Sergio: You know, this kind of wonkiness that you talk about, this organic feeling to it of recording it live, I think that’s what I love so much. It reminds me of Nick Drake, Sibylle Baier.

Matthew: Wow! I think that these songs are related in some way. Because there’s one line in your song that I just referenced from my own life, and it was about people that you share time with in your life. The line about the silver shoes [in “Holding her…”] relates to the same person, actually.

Sergio: Yeah, I was thinking a lot about that because that line was… I wouldn’t say random, but not… 

Matthew: I like songs where there’s descriptive lyrics, and then there’s story lyrics, and then they’re also kind of just conveying an emotion. In a lot of ways, what I’ve noticed in lyric writing — and even in the way music is being classified — is kind of dumbing down emotions. It’s like telling people how they feel. And I kind of blame — I don’t want to go on some playlist [rant] or something, but basically it’s just giving people these concrete emotions that they understand. So I still really respond to having a feeling of a world and these little lines that you can kind of hang your hat on that are real descriptive.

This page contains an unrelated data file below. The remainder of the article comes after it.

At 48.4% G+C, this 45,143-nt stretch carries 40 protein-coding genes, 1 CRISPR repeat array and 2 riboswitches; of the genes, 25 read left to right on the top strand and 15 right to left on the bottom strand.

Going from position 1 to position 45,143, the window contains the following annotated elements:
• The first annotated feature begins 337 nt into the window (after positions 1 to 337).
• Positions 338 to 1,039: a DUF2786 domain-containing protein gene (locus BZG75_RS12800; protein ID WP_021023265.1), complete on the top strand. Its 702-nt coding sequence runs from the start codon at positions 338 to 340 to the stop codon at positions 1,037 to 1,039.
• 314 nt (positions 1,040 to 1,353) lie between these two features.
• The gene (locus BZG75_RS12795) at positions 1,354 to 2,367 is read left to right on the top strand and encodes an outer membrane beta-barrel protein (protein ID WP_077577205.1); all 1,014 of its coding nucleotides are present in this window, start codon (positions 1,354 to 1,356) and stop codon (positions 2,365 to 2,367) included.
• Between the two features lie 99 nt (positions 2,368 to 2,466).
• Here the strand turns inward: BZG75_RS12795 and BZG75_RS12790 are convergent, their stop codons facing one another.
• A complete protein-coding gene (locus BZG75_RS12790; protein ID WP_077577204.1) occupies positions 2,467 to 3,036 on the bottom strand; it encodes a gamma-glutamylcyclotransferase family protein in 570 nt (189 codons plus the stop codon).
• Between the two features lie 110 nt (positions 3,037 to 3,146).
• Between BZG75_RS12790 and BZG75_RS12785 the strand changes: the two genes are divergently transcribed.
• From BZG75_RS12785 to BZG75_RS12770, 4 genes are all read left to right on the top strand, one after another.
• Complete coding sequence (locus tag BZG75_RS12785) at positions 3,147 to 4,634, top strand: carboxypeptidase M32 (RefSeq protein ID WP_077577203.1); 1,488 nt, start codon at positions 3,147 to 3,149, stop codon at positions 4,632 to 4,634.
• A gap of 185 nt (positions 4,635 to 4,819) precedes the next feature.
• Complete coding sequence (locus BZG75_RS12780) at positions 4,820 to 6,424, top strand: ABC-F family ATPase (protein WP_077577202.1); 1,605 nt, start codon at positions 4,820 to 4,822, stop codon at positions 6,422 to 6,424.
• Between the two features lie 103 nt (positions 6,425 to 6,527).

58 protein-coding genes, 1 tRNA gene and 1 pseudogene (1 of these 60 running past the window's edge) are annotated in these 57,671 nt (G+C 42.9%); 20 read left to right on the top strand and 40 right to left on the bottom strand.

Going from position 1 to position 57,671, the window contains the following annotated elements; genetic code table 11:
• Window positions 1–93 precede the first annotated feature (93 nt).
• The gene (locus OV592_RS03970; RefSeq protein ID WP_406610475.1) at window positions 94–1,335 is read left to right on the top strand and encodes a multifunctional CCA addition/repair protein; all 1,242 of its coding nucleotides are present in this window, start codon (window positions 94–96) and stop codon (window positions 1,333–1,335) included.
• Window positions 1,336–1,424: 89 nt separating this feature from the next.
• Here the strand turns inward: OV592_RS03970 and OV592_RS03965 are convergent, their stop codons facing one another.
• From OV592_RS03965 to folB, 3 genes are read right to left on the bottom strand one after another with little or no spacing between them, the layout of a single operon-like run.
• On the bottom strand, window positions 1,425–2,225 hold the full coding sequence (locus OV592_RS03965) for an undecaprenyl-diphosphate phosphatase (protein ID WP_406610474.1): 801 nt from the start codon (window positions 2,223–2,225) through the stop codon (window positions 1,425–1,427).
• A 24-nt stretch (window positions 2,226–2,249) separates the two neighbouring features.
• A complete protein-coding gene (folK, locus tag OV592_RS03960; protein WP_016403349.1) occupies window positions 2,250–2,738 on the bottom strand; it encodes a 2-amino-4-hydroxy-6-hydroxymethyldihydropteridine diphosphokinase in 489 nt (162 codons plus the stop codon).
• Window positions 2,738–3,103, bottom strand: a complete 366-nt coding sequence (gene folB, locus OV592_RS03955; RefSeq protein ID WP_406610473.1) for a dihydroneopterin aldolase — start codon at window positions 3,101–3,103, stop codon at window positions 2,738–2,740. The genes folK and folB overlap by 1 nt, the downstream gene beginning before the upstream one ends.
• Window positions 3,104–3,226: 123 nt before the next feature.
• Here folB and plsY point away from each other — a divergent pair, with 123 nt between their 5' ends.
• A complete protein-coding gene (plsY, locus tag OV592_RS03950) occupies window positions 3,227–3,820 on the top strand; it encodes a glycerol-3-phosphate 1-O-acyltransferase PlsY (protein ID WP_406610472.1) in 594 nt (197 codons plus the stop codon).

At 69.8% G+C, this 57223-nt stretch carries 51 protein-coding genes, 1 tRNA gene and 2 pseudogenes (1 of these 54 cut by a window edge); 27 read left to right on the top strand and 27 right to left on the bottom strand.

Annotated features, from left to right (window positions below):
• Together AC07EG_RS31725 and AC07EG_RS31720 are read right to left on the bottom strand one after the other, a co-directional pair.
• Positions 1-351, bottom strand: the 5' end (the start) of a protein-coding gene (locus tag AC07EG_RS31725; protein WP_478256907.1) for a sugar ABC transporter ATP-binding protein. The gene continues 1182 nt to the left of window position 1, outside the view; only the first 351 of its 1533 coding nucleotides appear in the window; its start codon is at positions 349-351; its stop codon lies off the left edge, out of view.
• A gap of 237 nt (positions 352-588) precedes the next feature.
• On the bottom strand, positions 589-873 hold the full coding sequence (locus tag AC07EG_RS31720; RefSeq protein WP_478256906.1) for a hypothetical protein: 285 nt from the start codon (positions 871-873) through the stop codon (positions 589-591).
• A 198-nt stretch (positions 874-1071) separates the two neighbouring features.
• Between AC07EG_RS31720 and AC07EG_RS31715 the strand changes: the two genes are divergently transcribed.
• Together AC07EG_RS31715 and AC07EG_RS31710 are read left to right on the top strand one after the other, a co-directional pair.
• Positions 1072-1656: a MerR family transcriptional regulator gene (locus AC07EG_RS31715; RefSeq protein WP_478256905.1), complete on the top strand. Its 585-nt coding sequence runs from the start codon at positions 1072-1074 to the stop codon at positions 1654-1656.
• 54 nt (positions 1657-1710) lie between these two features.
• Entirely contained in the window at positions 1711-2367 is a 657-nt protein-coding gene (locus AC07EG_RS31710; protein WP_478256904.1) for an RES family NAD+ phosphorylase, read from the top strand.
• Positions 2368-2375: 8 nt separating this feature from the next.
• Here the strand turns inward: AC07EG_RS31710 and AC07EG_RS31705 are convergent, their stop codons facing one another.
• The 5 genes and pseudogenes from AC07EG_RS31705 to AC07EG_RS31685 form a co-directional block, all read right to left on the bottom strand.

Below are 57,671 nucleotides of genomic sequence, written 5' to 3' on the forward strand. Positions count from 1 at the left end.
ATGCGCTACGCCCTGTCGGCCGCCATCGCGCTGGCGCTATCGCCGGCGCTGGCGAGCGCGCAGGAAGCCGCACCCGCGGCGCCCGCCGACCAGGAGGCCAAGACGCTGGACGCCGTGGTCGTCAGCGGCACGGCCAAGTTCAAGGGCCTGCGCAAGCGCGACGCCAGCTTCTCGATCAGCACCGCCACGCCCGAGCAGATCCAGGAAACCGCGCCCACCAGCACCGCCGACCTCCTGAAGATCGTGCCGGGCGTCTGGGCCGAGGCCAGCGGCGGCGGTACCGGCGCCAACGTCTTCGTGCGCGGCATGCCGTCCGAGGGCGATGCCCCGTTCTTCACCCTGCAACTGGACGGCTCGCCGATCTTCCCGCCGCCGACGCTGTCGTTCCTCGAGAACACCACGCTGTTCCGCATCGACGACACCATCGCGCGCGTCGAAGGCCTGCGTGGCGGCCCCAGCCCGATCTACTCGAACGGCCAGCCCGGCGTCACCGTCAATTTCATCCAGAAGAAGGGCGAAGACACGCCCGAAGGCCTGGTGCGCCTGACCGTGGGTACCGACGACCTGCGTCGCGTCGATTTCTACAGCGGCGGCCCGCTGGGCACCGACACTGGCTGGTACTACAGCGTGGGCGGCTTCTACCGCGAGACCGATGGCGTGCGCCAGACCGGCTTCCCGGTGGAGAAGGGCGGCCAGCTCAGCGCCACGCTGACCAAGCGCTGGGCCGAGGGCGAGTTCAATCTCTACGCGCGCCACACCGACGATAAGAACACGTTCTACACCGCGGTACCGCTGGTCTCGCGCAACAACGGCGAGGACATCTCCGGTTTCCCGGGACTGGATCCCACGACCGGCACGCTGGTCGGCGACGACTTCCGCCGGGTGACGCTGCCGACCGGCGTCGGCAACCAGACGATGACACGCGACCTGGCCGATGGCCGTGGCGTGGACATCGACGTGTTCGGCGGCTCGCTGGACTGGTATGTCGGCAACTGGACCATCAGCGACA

I mean, the lyrics wouldn’t have been that if it wasn’t for the melody. You write very, very beautiful melodies and I was very happy to not even want to change some notes or something like that. It just was like, “Oh yeah, this sounds good. I love it.”

Sergio: So I really thought when I sent it to you that you would make big changes on my melody, but you just left it.